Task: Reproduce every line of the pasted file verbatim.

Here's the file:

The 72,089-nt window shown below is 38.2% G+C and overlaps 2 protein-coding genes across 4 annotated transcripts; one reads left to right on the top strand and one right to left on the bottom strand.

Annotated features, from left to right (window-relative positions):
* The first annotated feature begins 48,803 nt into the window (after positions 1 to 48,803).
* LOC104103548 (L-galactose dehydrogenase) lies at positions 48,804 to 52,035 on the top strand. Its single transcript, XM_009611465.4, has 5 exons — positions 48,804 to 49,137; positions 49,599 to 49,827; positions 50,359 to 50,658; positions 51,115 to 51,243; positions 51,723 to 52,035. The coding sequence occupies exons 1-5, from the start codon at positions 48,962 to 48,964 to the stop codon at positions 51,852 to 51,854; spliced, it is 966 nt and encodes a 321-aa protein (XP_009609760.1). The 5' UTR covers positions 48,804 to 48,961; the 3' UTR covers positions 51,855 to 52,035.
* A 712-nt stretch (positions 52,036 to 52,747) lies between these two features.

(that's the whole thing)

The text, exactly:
The 72,089-nt window shown below is 38.2% G+C and overlaps 2 protein-coding genes across 4 annotated transcripts; one reads left to right on the top strand and one right to left on the bottom strand.

Annotated features, from left to right (window-relative positions):
* The first annotated feature begins 48,803 nt into the window (after positions 1 to 48,803).
* LOC104103548 (L-galactose dehydrogenase) lies at positions 48,804 to 52,035 on the top strand. Its single transcript, XM_009611465.4, has 5 exons — positions 48,804 to 49,137; positions 49,599 to 49,827; positions 50,359 to 50,658; positions 51,115 to 51,243; positions 51,723 to 52,035. The coding sequence occupies exons 1-5, from the start codon at positions 48,962 to 48,964 to the stop codon at positions 51,852 to 51,854; spliced, it is 966 nt and encodes a 321-aa protein (XP_009609760.1). The 5' UTR covers positions 48,804 to 48,961; the 3' UTR covers positions 51,855 to 52,035.
* A 712-nt stretch (positions 52,036 to 52,747) lies between these two features.